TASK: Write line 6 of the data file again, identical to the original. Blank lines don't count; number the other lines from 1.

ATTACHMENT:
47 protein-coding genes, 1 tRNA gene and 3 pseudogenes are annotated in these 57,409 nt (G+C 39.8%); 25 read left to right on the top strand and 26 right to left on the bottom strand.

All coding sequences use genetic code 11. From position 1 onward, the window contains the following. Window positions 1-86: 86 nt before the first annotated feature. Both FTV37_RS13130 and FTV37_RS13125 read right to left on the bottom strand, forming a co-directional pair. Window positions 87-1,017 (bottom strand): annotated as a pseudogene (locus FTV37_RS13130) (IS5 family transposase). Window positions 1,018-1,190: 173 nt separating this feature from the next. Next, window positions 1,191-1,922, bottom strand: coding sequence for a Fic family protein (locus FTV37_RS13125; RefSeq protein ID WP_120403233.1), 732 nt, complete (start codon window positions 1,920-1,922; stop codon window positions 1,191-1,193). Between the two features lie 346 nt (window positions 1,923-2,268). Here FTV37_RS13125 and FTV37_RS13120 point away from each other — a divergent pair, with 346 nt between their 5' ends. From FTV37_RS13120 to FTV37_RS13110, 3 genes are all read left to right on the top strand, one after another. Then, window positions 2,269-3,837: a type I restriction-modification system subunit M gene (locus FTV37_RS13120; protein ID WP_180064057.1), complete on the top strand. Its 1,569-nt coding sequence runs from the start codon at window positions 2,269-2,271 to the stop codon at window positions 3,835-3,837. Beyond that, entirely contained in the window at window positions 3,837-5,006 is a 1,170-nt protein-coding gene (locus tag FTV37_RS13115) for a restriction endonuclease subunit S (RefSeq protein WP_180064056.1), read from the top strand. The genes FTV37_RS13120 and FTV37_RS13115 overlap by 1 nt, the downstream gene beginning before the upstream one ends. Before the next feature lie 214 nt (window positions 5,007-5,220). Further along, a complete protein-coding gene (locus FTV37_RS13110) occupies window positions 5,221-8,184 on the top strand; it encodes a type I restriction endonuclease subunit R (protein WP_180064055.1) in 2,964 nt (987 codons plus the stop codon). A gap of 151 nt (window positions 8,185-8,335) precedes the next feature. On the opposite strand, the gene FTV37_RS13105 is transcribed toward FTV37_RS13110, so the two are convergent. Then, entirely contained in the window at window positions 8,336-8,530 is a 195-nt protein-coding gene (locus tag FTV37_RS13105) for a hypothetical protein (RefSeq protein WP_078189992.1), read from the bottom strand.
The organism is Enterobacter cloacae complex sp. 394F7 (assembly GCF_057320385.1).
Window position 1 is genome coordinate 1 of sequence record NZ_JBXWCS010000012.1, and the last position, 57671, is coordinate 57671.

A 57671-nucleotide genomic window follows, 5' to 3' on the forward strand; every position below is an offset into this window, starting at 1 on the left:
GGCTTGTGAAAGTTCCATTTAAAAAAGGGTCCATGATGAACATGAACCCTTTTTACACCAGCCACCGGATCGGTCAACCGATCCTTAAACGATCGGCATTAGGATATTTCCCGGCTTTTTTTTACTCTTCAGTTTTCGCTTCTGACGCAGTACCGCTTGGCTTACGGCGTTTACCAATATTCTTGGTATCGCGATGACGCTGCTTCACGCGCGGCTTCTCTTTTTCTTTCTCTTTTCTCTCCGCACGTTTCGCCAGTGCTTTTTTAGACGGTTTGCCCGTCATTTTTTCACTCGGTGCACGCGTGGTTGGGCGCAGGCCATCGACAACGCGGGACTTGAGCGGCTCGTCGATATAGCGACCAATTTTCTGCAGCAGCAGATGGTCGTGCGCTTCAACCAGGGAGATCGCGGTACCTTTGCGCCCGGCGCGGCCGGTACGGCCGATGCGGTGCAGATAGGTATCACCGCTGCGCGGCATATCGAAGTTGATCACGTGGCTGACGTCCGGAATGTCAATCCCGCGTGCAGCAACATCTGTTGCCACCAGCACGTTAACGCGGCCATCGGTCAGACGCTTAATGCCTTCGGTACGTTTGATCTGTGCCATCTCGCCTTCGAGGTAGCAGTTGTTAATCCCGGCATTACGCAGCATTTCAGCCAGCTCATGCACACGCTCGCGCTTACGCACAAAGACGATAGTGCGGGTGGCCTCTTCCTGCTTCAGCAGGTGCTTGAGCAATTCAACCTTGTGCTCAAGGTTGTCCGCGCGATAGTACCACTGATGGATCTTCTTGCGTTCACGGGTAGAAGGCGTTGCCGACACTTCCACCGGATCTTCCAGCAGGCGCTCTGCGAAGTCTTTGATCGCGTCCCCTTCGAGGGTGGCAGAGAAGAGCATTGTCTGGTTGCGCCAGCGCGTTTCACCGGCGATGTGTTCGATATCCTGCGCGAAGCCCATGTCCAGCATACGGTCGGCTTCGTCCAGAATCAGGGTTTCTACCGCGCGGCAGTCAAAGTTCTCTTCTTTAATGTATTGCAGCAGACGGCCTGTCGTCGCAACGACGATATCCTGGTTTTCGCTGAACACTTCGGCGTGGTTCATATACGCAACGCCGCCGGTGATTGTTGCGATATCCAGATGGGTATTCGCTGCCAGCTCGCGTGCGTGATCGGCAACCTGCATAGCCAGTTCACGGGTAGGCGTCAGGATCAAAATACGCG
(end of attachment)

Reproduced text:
GGCTTGTGAAAGTTCCATTTAAAAAAGGGTCCATGATGAACATGAACCCTTTTTACACCAGCCACCGGATCGGTCAACCGATCCTTAAACGATCGGCATTAGGATATTTCCCGGCTTTTTTTTACTCTTCAGTTTTCGCTTCTGACGCAGTACCGCTTGGCTTACGGCGTTTACCAATATTCTTGGTATCGCGATGACGCTGCTTCACGCGCGGCTTCTCTTTTTCTTTCTCTTTTCTCTCCGCACGTTTCGCCAGTGCTTTTTTAGACGGTTTGCCCGTCATTTTTTCACTCGGTGCACGCGTGGTTGGGCGCAGGCCATCGACAACGCGGGACTTGAGCGGCTCGTCGATATAGCGACCAATTTTCTGCAGCAGCAGATGGTCGTGCGCTTCAACCAGGGAGATCGCGGTACCTTTGCGCCCGGCGCGGCCGGTACGGCCGATGCGGTGCAGATAGGTATCACCGCTGCGCGGCATATCGAAGTTGATCACGTGGCTGACGTCCGGAATGTCAATCCCGCGTGCAGCAACATCTGTTGCCACCAGCACGTTAACGCGGCCATCGGTCAGACGCTTAATGCCTTCGGTACGTTTGATCTGTGCCATCTCGCCTTCGAGGTAGCAGTTGTTAATCCCGGCATTACGCAGCATTTCAGCCAGCTCATGCACACGCTCGCGCTTACGCACAAAGACGATAGTGCGGGTGGCCTCTTCCTGCTTCAGCAGGTGCTTGAGCAATTCAACCTTGTGCTCAAGGTTGTCCGCGCGATAGTACCACTGATGGATCTTCTTGCGTTCACGGGTAGAAGGCGTTGCCGACACTTCCACCGGATCTTCCAGCAGGCGCTCTGCGAAGTCTTTGATCGCGTCCCCTTCGAGGGTGGCAGAGAAGAGCATTGTCTGGTTGCGCCAGCGCGTTTCACCGGCGATGTGTTCGATATCCTGCGCGAAGCCCATGTCCAGCATACGGTCGGCTTCGTCCAGAATCAGGGTTTCTACCGCGCGGCAGTCAAAGTTCTCTTCTTTAATGTATTGCAGCAGACGGCCTGTCGTCGCAACGACGATATCCTGGTTTTCGCTGAACACTTCGGCGTGGTTCATATACGCAACGCCGCCGGTGATTGTTGCGATATCCAGATGGGTATTCGCTGCCAGCTCGCGTGCGTGATCGGCAACCTGCATAGCCAGTTCACGGGTAGGCGTCAGGATCAAAATACGCG